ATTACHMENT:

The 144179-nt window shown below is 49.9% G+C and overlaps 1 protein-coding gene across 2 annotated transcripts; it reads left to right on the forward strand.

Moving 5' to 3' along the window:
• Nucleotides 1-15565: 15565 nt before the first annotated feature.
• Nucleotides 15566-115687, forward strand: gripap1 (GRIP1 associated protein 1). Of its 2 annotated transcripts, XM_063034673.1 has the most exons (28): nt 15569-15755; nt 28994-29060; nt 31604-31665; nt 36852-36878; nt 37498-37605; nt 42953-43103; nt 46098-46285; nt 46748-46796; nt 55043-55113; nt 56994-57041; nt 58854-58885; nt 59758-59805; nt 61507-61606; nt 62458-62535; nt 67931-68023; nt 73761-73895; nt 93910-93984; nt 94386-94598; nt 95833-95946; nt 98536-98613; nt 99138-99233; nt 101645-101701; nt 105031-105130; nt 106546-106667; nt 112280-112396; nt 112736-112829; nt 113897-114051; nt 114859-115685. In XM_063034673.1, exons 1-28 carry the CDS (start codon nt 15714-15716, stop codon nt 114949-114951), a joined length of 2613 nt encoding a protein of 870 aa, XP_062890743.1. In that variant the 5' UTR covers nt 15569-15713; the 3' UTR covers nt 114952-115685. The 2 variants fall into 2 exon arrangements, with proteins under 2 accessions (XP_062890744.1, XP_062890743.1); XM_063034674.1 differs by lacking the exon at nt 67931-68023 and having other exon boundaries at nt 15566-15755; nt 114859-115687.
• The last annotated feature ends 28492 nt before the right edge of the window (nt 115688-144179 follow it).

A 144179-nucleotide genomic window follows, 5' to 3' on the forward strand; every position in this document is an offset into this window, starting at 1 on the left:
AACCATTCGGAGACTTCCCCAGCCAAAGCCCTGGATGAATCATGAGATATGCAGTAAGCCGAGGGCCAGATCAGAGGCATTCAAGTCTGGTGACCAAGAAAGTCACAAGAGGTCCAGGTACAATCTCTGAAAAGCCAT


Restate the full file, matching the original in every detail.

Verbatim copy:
The 144179-nt window shown below is 49.9% G+C and overlaps 1 protein-coding gene across 2 annotated transcripts; it reads left to right on the forward strand.

Moving 5' to 3' along the window:
• Nucleotides 1-15565: 15565 nt before the first annotated feature.
• Nucleotides 15566-115687, forward strand: gripap1 (GRIP1 associated protein 1). Of its 2 annotated transcripts, XM_063034673.1 has the most exons (28): nt 15569-15755; nt 28994-29060; nt 31604-31665; nt 36852-36878; nt 37498-37605; nt 42953-43103; nt 46098-46285; nt 46748-46796; nt 55043-55113; nt 56994-57041; nt 58854-58885; nt 59758-59805; nt 61507-61606; nt 62458-62535; nt 67931-68023; nt 73761-73895; nt 93910-93984; nt 94386-94598; nt 95833-95946; nt 98536-98613; nt 99138-99233; nt 101645-101701; nt 105031-105130; nt 106546-106667; nt 112280-112396; nt 112736-112829; nt 113897-114051; nt 114859-115685. In XM_063034673.1, exons 1-28 carry the CDS (start codon nt 15714-15716, stop codon nt 114949-114951), a joined length of 2613 nt encoding a protein of 870 aa, XP_062890743.1. In that variant the 5' UTR covers nt 15569-15713; the 3' UTR covers nt 114952-115685. The 2 variants fall into 2 exon arrangements, with proteins under 2 accessions (XP_062890744.1, XP_062890743.1); XM_063034674.1 differs by lacking the exon at nt 67931-68023 and having other exon boundaries at nt 15566-15755; nt 114859-115687.
• The last annotated feature ends 28492 nt before the right edge of the window (nt 115688-144179 follow it).

A 144179-nucleotide genomic window follows, 5' to 3' on the forward strand; every position in this document is an offset into this window, starting at 1 on the left:
AACCATTCGGAGACTTCCCCAGCCAAAGCCCTGGATGAATCATGAGATATGCAGTAAGCCGAGGGCCAGATCAGAGGCATTCAAGTCTGGTGACCAAGAAAGTCACAAGAGGTCCAGGTACAATCTCTGAAAAGCCAT